Thirty years ago, the American College of Chest Physicians recommended everyone over the age of 50 take a daily aspirin. Studies had shown that aspirin reduced the risk of second heart attacks, and it was assumed that taking a daily aspirin might prevent the first attack as well. By 2007, 50 percent of Americans over age 65 were taking one daily.
Aspirin is one of the oldest drugs in use, with a history dating back to the period of Hippocrates and Galen, who found willow bark useful for pain relief and reducing inflammation. By the 18th century, ground, dried English willow tree bark found efficacy in treating malaria. The current form, acetylated salicylic acid, was invented by Felix Hoffman while working at the Bayer Company in Germany in 1897.
A single baby aspirin will inactivate all the body’s platelets, small cell fragments essential for forming blood clots. Platelets have a lifespan of 10 days, so 24 hours after taking an aspirin, a person has 10 percent new, functioning platelets. The concept was that since heart attacks are caused by blood clots in the heart’s arteries, a daily aspirin will prevent heart attacks. In addition, daily aspirin use has been found to reduce the risk of stomach and bowel cancer by about one-sixth.
So, is it a wonder drug we all should take?
“If you’ve had a heart attack or stroke, there’s no doubt that taking a daily, low-dose aspirin is beneficial,” says Dr. Erin Michos, associate director of preventive cardiology. “But if you don’t have heart disease, should you take it just in case? The answer for most individuals is probably not.”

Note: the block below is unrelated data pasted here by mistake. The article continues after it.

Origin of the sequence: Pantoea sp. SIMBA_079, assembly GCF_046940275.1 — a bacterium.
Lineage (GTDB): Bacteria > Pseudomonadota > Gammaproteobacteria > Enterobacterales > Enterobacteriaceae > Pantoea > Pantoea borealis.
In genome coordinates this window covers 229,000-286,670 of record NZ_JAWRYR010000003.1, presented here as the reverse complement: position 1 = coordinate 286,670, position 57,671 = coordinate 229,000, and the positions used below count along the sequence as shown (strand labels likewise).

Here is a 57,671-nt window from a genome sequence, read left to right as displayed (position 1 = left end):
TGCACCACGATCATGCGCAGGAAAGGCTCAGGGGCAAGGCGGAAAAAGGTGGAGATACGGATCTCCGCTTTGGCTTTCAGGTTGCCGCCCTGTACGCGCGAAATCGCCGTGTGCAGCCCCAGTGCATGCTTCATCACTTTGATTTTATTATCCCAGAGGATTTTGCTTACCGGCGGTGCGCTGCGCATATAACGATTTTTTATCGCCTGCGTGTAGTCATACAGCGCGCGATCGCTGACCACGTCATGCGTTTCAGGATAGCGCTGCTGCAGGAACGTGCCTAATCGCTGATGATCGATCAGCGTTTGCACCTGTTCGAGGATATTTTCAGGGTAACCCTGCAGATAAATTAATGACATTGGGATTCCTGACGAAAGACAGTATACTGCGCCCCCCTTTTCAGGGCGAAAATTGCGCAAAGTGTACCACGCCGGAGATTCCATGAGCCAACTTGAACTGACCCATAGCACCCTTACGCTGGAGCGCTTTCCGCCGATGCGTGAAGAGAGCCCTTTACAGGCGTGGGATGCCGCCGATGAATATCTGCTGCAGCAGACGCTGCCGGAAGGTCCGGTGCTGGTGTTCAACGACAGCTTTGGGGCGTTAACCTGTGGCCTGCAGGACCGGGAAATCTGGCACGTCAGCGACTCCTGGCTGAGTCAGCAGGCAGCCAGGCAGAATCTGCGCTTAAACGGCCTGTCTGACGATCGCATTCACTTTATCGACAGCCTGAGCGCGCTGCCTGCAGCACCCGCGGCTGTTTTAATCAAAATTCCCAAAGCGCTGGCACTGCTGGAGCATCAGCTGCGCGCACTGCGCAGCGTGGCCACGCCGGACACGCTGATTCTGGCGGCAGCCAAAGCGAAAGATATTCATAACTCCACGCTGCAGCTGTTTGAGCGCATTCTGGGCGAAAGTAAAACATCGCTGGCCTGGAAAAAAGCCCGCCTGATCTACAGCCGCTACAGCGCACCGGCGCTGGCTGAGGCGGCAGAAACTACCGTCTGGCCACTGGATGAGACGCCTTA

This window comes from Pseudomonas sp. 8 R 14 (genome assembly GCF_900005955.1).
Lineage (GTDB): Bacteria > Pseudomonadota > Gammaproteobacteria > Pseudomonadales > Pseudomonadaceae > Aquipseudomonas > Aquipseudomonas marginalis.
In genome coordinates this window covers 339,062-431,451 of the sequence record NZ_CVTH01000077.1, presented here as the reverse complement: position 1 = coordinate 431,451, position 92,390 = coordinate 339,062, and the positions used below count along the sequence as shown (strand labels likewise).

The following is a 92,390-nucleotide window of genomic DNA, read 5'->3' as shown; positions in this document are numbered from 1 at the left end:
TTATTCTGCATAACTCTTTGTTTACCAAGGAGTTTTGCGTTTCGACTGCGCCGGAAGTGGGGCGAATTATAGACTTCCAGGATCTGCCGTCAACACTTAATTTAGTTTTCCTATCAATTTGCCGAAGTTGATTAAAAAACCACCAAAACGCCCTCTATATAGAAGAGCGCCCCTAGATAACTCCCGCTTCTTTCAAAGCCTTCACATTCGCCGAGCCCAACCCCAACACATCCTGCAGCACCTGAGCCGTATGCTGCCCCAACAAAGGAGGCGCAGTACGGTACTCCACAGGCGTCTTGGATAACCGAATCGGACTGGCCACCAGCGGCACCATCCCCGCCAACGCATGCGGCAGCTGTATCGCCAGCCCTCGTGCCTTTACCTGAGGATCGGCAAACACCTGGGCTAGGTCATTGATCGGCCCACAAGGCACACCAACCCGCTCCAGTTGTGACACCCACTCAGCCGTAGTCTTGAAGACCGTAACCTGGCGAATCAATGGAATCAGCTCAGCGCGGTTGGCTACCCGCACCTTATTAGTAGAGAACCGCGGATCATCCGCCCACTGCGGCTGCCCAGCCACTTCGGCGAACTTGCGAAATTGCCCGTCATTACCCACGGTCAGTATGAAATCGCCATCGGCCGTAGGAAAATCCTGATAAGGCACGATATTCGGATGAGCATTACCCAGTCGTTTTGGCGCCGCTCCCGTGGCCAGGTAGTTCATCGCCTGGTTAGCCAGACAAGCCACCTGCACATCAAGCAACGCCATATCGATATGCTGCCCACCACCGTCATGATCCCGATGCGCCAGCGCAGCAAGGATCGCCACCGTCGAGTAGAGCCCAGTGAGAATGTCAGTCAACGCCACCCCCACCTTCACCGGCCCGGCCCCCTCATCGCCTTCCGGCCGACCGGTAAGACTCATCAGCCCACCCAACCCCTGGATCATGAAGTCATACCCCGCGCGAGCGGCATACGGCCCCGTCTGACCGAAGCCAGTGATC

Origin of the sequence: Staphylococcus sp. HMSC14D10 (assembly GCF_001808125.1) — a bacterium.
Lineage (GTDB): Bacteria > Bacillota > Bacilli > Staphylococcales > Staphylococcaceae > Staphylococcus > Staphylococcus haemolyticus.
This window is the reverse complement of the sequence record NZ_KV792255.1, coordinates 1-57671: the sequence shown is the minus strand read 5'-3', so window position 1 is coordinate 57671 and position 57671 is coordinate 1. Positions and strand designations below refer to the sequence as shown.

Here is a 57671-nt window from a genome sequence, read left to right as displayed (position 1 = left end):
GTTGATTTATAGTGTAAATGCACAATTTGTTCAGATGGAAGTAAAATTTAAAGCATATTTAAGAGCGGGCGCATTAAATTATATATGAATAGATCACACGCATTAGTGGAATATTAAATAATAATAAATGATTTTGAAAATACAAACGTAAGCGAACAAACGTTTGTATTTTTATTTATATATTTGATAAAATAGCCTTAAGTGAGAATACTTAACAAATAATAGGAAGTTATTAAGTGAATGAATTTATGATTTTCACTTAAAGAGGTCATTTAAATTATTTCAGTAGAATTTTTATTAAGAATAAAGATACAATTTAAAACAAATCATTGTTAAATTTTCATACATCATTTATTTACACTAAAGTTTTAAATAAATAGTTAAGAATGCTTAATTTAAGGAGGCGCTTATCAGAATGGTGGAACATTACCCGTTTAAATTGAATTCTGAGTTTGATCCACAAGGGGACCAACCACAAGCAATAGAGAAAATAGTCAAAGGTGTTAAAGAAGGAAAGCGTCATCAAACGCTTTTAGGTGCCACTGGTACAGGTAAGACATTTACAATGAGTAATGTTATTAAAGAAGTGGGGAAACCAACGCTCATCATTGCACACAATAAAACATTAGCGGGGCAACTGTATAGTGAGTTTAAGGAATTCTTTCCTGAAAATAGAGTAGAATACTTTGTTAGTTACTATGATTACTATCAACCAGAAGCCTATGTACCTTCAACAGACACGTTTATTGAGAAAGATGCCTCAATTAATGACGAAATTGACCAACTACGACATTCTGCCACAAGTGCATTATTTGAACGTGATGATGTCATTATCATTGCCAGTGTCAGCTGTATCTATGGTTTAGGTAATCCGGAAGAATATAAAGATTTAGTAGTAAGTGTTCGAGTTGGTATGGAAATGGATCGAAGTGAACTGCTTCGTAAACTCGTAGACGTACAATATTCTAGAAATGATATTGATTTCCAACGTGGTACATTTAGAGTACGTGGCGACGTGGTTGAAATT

Aspirin has four main effects, anti-inflammation, analgesia, preventing blood clots and lowering fever. While usually these are desirable results, the body needs its normal prostaglandins for protection of the stomach mucosa, maintaining kidney function and normal clotting abilities, thus aspirin has many side effects.
Studies in 2018 in people over age 65 showed that low-dose aspirin did not prevent subsequent heart attacks or strokes. Besides being ineffective at preventing cardiovascular disease, chronic use has been associated with stomach ulcers, kidney damage, asthma and major bleeding incidents, with an increase in deaths among those who took it. It’s even been associated with altered consciousness and seizures. There’s a long list of drugs that interact with aspirin use, which can be particularly troublesome for patients needing to be on multiple medications. The list includes obvious choices such as other non-steroidal medicines (ibuprofen, ketorolac) but also some unexpected ones, such as the nasal live influenza virus vaccine.
Current guidelines from the United States Preventive Services Task Force advises initiating aspirin in persons with an estimated 10 percent or greater cardiovascular disease risk at a younger age; for example, 40-year-olds with a strong family history of heart attacks at a young age, along with other risk factors such as smoking and high blood pressure. They warned against taking aspirin for the primary prevention of heart disease unless the patient is at that elevated risk, with the understanding that other treatments, such as statins and blood pressure control, have been proven more effective. There’s very little benefit of continuing daily aspirin use after age 75.
Aspirin has its uses. It’s excellent for the temporary relief of fever and minor pains, such as headaches, arthritis, muscle soreness, menstrual cramps and toothaches. However, for most people, daily aspirin is only indicated for middle-aged patients at high risk of cardiovascular disease or certain cancers.